When he did finally emerge it was with a ferocity that you would NOT BELIEVE. He didn't talk, he talked non stop. He didn't explore, he dissected anything that interested him. If he hated it he threw it down, if he loved it he wouldn't let it go. He had this tremendous personality that just exploded onto the scene.

Now he is 7 and going on 30 *LOL*. He is very attached, and very advanced verbally and I think, pretty darn smart!

You are a great mom, and you are doing the best possible thing you can, which is to keep your baby securely attached during this period.
The biggest emotional risk of prolonged ICU with babies is the lack of normal bonding. Bonding problems can persist long after the physical reason for the hospitalization has been resolved. They are complicated, and so difficult to resolve, and yet so preventable with the right support for the family.

Do everything you can to feel connected and bonded with your baby, and you are on the surest path to healing you both emotionally. You will never look back and say 'I wish I had held him less'. You will be so deeply, truly proud of yourself for following your heart.

Please pm me ANYTIME.
post #9 of 15


love, jenny
post #10 of 15

how about an update.

How is your baby boy doing?


how are YOU doing???

post #11 of 15
Well #1 he's a baby and has gone through medical trauma! People need to give you and the kiddo a break. Keep following your heart! Most people that are complaining probably don't understand AP anyway. To me it's even more important to practice AP with a special needs child.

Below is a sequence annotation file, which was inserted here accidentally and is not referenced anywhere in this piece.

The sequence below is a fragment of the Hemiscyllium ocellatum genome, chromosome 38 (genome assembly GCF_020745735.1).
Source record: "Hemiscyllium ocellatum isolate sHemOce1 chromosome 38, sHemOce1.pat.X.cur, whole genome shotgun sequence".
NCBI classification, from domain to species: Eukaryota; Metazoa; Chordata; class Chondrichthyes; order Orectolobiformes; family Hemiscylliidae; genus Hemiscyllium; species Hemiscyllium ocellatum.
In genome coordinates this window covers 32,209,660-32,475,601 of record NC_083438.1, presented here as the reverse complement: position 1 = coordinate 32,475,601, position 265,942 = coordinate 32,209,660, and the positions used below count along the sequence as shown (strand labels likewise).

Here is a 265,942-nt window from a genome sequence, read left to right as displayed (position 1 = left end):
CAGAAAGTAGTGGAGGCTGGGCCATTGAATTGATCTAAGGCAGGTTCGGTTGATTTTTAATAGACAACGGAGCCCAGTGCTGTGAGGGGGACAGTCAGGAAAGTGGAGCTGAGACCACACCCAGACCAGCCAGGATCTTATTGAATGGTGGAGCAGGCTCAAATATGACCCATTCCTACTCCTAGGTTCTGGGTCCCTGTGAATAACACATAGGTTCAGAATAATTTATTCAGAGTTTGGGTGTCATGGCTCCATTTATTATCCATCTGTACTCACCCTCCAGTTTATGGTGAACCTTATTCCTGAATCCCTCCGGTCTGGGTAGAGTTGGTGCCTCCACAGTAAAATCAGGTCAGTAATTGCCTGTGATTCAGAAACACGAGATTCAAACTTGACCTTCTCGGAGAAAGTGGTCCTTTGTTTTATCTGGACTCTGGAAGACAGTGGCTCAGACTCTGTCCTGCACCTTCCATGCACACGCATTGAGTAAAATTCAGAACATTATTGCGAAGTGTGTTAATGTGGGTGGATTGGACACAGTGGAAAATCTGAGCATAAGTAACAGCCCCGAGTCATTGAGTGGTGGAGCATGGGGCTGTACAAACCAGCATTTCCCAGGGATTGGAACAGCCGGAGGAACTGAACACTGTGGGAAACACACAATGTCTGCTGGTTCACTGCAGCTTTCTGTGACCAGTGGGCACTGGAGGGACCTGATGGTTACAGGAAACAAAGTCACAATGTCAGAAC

post #12 of 15
Thread Starter 
Thanks heartmama!! You said exactly what I needed to hear. Its true, the hospital is so far from AP. A book on APing SN babies is far overdue. I sure could of used a little backing during our hospitalization.

Robbie is doing very well. He is thinking about crawling now and is starting to use a pincher grasp. He is eating by mouth full time now and is bfing well. The doctors told me he would never bf again - thank goodness for my supportive LLL, MARGARET! His prognosis is to have therapy for another year.(OT/PT) Nobody can predict his recovery. Most babies, with his illness are bf until the get sick and then switch to formula during the hospital stay. The research doctor could not tell me about any other moms who bf thru the illness. Robbie has had ONLY breast milk and I feel that this gives him a leg up on his recovery. But I could go on and on about that.

At our last PT visit, the therapist commented that you would never guess how sick his was because he is so secure in his relationship with me . It was soooo good to hear that.

Thanks for the support!
post #13 of 15
First of all, Lisa, I am in total awe at your tenacity and fierce devotion. BRAVO! Man, talk about trial by ordeal. Most of us darn near collapse at just the NORMAL newborn stuff!

Second; you said it wasn't the medical personnel who was giving you grief which leads me to believe it's probably well-meaning but ignorant family members. I'd take what the PT told you last time about your baby making such good progress (sorry for the paraphrase) and use that as the stick to beat the family (or whoever) off with. "Sorry- my DOCTOR told me to do it this way!" I bet if you just onleash the mighty word of the dr. your critics will dry up. :LOL (this is something I once read in the Dr. Sears book. He said to blame it on the dr.- he was very careful not to say WHICH dr!)